Tagged: 7/8

Kenwood Dennard

Revisiting Mr. Kenwood Dennard

This past weekend, while clearing out one of the bedrooms in my house to make way for a nursery (yes folks, there’s a little Gruss set to drop in December), I stumbled upon an old shoebox containing dozens of old cassette tapes from my years at Berklee. A literal time capsule back to 1996-2000, these tapes captured everything from late night jam sessions in 150 Mass Ave, board tapes from various gigs with Jonah Smith, instrumental funk tracks featuring a classmate named John, and most importantly, recordings of my drum lessons with the legendary, Kenwood Dennard.

The Lost Tapes

When I was in high school, Kenwood’s drumming on Maceo Parker’s “Life on Planet Groove” was without doubt, the most influential of all of the CDs I owned. I must have listened to that album thousands of times, learning every funky ghost note and fill that Kenwood laid down on that record. My love for that CD practically bordered on obsession, which is probably why I was so estatic when I found out that Kenwood would be joining the Berklee faculty during my freshman year of college. It’s not often that someone gets to meet one of their biggest musical heros, let alone be mentored by them.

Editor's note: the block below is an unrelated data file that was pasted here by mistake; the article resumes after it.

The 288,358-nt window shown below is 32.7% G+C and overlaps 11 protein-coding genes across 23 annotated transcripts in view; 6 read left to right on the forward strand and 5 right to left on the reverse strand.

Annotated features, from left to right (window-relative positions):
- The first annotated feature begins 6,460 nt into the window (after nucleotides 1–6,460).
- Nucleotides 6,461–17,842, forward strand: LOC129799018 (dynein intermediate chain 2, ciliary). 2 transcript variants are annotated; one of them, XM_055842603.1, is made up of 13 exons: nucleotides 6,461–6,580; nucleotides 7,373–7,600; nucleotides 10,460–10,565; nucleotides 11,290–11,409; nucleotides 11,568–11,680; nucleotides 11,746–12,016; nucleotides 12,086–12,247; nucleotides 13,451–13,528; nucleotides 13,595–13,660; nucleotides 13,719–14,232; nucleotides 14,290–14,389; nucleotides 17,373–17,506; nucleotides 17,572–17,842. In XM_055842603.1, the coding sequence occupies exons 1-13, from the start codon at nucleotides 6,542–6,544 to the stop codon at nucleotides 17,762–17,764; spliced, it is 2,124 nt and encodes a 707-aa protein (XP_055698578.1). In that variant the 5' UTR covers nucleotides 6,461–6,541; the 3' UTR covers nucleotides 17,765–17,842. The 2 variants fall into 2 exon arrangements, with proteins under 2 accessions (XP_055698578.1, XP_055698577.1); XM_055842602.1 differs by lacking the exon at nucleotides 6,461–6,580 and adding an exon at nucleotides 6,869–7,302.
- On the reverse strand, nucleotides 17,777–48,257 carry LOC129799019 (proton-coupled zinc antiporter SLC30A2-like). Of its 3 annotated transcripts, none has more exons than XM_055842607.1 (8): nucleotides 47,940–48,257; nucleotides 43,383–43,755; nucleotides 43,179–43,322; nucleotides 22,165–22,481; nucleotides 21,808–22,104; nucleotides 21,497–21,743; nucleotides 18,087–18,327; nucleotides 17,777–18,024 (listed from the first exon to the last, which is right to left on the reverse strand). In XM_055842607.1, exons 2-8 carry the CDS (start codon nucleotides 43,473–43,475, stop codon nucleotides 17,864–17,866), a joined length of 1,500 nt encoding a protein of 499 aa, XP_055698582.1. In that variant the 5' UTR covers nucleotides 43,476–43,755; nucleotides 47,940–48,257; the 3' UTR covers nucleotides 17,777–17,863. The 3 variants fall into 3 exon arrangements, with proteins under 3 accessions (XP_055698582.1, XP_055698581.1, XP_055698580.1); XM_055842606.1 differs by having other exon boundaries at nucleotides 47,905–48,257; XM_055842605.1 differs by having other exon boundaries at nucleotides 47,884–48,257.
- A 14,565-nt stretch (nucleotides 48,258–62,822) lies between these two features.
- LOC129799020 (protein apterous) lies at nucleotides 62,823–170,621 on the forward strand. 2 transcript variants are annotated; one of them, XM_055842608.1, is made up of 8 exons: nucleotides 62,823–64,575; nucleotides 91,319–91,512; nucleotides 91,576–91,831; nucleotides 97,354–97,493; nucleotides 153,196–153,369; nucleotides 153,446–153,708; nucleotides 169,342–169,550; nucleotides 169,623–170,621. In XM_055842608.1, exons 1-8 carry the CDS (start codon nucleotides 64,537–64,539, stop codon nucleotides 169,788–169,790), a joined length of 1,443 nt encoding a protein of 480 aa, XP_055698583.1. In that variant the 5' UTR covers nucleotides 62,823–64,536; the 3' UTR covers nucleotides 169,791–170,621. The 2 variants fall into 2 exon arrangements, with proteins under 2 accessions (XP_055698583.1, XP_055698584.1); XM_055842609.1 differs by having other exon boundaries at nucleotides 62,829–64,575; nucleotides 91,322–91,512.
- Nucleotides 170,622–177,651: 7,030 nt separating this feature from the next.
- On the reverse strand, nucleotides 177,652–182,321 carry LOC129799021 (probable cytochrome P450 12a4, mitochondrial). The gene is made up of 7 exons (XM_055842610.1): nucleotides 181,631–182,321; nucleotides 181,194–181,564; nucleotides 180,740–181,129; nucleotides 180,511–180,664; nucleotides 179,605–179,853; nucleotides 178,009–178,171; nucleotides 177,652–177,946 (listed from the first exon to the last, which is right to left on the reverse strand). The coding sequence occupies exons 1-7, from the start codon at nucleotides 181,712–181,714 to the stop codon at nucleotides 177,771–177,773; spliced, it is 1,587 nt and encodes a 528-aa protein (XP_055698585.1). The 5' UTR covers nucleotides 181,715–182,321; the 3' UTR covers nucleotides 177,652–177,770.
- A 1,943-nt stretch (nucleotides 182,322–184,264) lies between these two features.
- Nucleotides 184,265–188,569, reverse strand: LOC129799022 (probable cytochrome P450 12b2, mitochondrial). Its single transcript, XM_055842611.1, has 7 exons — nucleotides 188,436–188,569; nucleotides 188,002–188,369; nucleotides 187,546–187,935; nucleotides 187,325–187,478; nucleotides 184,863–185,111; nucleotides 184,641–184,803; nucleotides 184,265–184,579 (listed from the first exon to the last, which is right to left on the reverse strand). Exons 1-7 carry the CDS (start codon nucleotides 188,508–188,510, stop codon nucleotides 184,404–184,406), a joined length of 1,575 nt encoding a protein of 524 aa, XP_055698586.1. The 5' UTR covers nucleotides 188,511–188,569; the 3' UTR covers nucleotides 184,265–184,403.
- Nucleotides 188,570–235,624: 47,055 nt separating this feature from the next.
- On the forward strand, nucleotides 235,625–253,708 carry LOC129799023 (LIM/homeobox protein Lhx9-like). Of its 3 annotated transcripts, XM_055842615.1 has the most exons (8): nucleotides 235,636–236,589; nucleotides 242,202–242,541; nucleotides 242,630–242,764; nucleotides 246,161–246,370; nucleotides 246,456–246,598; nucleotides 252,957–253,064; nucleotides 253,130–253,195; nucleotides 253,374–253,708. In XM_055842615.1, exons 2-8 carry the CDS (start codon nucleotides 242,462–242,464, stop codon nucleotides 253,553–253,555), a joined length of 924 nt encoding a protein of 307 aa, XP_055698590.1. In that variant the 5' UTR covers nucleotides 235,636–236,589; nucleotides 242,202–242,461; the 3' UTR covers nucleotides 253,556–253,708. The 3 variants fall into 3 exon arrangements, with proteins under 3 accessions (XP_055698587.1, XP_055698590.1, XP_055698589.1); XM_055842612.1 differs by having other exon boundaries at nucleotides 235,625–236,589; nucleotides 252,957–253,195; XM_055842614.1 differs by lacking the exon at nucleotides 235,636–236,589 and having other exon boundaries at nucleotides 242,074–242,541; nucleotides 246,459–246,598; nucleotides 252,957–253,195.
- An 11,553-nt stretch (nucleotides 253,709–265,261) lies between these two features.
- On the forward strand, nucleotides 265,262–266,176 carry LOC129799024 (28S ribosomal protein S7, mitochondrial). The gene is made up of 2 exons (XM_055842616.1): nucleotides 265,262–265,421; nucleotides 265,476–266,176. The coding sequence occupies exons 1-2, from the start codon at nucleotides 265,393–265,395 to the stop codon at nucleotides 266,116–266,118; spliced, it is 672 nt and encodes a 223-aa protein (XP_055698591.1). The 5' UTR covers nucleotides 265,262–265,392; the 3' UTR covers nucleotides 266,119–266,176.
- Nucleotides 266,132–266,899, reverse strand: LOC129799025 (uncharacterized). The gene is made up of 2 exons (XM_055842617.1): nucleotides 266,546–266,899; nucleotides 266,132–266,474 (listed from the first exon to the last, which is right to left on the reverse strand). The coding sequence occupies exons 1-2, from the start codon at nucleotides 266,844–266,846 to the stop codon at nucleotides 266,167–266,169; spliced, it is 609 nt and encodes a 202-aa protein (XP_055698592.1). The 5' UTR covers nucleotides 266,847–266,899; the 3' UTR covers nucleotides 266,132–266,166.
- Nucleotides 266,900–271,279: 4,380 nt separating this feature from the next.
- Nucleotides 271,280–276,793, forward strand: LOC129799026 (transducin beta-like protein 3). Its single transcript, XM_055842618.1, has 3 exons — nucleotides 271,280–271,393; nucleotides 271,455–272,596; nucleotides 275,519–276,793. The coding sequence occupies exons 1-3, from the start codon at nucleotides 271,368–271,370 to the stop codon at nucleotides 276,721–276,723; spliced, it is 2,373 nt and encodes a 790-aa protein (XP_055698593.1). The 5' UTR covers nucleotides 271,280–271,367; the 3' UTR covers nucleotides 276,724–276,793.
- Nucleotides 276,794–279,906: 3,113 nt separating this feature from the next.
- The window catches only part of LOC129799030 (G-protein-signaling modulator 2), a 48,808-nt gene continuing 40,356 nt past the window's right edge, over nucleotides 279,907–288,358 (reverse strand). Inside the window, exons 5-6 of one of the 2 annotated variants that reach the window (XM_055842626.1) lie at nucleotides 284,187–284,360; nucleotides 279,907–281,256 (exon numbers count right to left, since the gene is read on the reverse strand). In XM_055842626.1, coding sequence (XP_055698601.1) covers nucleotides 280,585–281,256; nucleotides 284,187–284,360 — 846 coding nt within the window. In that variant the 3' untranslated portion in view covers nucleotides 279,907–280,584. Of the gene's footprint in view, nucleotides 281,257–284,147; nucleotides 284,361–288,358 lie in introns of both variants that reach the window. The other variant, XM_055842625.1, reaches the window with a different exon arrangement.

During my junior year, I performed in Kenwood’s “Music of James Brown” ensemble as well as studied privately with him. This was a great combination because he would have the chance to hear me play every week in a live setting with other musicians, and then we would break it all down in my lessons and tweak certain elements of my drumming.